Sunday 22 May 2022 05:04 PM Cost-of-living crisis sparks boom in 'first time' shoplifters trends now
The cost of living crisis has sparked a boom in 'first time' shoplifters, according to supermarket bosses.
Thefts have soared since the beginning of the year and are continuing to increase in the wake of price rises caused by the war in Ukraine which have left many consumers struggling to make ends meet.
As a result, retailers say theft levels are 'off the charts so far this year' according to analysts as well as anecdotal evidence from supermarket bosses to their trade journal, The Grocer.
The magazine said: 'Store managers have told The Grocer of higher crime rates as they're noticing 'new first time shoplifters' as opposed to 'the usual suspects.''
Thefts have soared since the beginning of the year and are continuing to increase in the wake of price rises
Professional shoplifters tend to target high value goods they can sell on, such as alcohol, razors and other items but a new breed are stealing even the cheapest of products from the shelves, said The Grocer.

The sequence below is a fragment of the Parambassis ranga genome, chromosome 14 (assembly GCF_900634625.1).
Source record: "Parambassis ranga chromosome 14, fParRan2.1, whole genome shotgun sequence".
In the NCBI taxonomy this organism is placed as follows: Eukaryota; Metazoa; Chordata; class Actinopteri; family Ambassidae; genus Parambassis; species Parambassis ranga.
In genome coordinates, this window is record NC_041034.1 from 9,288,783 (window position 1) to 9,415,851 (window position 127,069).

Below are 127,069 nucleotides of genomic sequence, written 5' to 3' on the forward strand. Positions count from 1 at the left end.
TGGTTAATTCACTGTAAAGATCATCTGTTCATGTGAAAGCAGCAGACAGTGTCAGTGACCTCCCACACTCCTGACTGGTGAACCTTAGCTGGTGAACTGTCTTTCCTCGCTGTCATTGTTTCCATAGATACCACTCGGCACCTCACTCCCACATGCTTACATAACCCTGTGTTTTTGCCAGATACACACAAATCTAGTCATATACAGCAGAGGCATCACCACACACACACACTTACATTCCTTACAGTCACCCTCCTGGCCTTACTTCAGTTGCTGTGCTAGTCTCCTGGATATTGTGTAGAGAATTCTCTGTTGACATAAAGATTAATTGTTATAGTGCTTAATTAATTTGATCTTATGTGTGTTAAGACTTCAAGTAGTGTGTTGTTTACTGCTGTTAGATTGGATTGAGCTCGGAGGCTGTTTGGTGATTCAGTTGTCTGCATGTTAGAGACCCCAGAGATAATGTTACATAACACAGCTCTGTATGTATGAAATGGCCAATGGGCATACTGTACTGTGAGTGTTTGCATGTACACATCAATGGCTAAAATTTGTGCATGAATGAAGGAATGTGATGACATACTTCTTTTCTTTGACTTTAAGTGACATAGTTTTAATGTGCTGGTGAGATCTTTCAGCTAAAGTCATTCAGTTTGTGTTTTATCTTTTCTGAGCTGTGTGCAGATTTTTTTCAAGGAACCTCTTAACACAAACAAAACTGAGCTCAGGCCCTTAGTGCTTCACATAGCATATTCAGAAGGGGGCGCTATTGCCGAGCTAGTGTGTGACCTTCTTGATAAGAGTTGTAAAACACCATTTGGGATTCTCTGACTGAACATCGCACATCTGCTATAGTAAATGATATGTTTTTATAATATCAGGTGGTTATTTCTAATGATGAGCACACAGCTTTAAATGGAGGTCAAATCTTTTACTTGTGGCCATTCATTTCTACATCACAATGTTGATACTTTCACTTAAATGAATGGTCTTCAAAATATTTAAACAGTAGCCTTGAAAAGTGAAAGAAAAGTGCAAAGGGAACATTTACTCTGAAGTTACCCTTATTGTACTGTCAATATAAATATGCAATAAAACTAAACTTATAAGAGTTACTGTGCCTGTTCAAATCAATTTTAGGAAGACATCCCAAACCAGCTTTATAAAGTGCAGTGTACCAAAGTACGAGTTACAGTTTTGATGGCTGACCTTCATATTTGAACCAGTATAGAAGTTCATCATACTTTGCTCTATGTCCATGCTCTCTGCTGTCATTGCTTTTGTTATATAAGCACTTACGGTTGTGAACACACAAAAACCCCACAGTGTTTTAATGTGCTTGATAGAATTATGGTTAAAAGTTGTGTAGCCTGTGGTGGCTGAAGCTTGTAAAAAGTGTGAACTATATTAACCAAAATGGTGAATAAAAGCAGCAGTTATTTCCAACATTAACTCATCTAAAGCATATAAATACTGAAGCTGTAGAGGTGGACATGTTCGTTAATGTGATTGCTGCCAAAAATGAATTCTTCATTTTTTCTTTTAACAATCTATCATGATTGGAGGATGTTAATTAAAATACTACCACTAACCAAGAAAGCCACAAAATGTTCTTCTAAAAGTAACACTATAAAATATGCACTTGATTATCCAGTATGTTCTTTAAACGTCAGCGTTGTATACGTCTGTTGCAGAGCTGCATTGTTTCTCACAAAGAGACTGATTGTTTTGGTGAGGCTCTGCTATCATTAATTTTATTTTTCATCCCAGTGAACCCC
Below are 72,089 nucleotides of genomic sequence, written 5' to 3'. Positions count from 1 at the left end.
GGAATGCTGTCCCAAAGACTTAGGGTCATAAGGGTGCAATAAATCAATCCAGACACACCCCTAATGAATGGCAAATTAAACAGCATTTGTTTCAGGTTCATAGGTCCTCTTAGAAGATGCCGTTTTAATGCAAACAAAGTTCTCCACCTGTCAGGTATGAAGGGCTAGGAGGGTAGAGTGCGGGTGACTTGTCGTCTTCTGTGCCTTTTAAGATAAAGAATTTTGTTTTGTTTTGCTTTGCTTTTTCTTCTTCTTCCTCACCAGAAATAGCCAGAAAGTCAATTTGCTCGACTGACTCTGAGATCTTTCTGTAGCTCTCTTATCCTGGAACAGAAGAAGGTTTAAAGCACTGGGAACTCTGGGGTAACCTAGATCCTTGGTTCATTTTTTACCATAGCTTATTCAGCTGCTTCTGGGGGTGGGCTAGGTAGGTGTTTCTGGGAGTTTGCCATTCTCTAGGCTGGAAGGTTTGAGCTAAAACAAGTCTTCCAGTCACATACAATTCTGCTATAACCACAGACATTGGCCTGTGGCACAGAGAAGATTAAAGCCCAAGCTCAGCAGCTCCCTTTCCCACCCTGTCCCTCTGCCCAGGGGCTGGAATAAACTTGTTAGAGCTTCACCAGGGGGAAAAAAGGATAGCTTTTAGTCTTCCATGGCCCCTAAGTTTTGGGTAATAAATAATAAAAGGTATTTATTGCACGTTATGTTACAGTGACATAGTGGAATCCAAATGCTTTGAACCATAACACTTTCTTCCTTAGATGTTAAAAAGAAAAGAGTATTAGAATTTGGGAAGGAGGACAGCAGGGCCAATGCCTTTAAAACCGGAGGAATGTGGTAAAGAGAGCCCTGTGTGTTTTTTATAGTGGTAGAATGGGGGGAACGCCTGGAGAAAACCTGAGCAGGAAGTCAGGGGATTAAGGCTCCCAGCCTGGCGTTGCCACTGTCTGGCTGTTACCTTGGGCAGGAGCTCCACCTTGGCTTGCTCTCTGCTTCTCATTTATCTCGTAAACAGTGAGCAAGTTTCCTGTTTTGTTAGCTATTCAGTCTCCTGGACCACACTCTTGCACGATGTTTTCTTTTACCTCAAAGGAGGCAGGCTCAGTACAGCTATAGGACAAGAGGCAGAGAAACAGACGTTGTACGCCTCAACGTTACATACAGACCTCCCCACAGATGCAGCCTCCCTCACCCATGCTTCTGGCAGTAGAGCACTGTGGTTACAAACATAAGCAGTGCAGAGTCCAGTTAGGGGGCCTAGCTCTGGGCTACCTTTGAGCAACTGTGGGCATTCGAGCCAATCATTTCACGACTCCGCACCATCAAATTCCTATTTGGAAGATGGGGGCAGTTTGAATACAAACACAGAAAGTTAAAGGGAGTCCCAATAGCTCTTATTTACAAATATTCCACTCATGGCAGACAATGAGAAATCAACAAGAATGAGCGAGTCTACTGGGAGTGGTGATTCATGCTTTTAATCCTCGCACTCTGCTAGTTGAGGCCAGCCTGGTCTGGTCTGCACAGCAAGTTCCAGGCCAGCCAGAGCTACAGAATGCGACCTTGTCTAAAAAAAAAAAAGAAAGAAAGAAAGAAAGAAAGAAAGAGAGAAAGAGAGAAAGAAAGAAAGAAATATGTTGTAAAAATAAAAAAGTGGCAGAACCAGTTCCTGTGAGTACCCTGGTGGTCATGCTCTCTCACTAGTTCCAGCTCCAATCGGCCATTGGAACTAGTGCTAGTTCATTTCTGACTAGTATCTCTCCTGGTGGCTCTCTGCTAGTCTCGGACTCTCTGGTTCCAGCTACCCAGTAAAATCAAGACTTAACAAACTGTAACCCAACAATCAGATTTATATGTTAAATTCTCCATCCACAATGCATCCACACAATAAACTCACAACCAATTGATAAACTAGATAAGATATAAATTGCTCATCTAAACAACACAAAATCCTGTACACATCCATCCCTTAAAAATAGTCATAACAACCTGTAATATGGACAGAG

It added: 'One store manager reported shoplifting starting to rise across everyday and low-value items 'that you'd find in your weekly basket' in contrast to the more regularly targeted luxury, high-cost items.'
Retail analyst, Bryan Roberts, of Shopfloor Insights said: 'The situation is definitely getting worse' and said the crime rate was 'off the charts'.
Some shops have reintroduced the one-way entry and exit points that were around during Covid to help socially distance customers but are now there to make it easier to track who comes in and out.
Others have beefed up security in terms of personnel and/or CCTV cameras.
One store boss told The Grocer: 'The other day we stopped a pensioner who was trying to steal things like washing powder and shampoo. With the cost of living, people are going to have to start making choices.'
Food poverty expert and Ulster University senior lecturer Dr Sinéad Furey said this was 'not a new phenomenon'.
She said: 'We have seen this before in previous times of austerity or economic downturn.
'The return of 'stealing to eat' instead of being able to 'afford to eat' is yet more proof that we need effective policy solutions that put sufficient income in people's hands in a dignified way so that poverty and resorting to crime do not become mainstream means of securing the most basic essentials of living.'
Research by the Food Foundation showed in April 7.3 million UK adults skipped meals, reduced meal size or went without food for a day due to costs.
Shore Capital analyst, Clive Black, said the 'temptation to shoplift is likely to grow for some' as prices rose.
He added: 'More straitened times bring a greater risk, and in some cases, need, for shoplifting, which is a notable problem for shopkeepers, especially since the police are disinterested participants, despite stores paying extortionate rates.